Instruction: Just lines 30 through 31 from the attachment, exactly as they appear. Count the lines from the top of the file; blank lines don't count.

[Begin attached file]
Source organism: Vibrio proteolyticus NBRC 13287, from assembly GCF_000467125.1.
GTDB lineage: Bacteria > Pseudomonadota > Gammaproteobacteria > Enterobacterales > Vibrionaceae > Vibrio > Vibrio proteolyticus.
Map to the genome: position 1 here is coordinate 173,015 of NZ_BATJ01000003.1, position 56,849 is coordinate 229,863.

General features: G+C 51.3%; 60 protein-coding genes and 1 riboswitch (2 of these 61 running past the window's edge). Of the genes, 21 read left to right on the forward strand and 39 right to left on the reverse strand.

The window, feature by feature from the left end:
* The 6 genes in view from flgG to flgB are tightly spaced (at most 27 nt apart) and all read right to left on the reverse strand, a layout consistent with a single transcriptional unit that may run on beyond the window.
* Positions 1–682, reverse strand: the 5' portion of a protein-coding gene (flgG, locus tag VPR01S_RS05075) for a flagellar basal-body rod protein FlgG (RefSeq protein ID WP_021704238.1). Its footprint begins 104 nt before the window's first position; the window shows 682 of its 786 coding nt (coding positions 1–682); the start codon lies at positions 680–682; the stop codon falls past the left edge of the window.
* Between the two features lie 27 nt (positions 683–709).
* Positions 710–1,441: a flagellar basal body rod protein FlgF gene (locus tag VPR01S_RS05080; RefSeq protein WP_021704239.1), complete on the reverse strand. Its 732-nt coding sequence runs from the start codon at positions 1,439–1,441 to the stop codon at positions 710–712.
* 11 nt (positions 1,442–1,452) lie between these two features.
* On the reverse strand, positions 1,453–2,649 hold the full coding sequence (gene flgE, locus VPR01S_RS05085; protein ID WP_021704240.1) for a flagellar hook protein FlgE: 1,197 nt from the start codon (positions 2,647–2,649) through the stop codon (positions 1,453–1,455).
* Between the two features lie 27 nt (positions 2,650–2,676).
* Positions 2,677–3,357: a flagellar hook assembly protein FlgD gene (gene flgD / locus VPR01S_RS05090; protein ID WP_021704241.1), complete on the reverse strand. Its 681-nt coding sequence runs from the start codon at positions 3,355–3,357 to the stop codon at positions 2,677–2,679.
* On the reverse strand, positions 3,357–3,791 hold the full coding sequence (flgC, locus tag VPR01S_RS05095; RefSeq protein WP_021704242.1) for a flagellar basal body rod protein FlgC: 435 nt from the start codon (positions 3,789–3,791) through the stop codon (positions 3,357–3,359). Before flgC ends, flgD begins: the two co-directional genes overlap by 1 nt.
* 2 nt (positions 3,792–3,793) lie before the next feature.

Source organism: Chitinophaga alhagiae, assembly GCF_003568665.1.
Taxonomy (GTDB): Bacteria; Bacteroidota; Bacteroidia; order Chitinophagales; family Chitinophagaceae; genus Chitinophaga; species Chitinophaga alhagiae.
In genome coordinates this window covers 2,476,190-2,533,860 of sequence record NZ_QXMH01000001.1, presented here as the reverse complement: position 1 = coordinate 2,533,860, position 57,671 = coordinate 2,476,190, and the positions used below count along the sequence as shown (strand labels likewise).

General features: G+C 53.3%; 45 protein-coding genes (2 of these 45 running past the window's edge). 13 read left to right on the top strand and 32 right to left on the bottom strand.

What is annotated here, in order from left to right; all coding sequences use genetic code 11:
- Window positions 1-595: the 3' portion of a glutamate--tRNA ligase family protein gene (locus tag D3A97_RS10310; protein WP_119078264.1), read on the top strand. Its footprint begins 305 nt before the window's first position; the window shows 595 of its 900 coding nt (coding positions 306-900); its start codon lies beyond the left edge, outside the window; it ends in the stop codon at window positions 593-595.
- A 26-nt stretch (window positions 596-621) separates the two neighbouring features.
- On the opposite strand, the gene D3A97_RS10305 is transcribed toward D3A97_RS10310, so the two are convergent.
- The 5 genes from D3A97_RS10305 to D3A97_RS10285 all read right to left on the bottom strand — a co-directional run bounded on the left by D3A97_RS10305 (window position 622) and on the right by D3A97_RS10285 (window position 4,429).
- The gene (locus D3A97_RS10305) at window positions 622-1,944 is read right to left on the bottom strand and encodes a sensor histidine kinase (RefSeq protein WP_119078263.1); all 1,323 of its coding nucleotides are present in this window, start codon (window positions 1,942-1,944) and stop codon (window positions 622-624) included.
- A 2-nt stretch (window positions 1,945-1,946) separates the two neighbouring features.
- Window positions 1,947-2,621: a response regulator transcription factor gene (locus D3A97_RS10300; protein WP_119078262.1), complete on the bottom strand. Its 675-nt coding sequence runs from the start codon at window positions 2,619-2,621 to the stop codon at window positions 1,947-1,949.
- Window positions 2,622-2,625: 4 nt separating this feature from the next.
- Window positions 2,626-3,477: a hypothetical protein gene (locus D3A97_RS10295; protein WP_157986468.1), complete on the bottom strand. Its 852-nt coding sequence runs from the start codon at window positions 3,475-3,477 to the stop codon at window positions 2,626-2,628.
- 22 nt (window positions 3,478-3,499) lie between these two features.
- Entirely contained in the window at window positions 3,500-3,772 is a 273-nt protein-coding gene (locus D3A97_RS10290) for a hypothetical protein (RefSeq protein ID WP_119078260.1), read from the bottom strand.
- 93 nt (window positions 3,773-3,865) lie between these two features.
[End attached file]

- 22 nt (window positions 3,478-3,499) lie between these two features.
- Entirely contained in the window at window positions 3,500-3,772 is a 273-nt protein-coding gene (locus D3A97_RS10290) for a hypothetical protein (RefSeq protein ID WP_119078260.1), read from the bottom strand.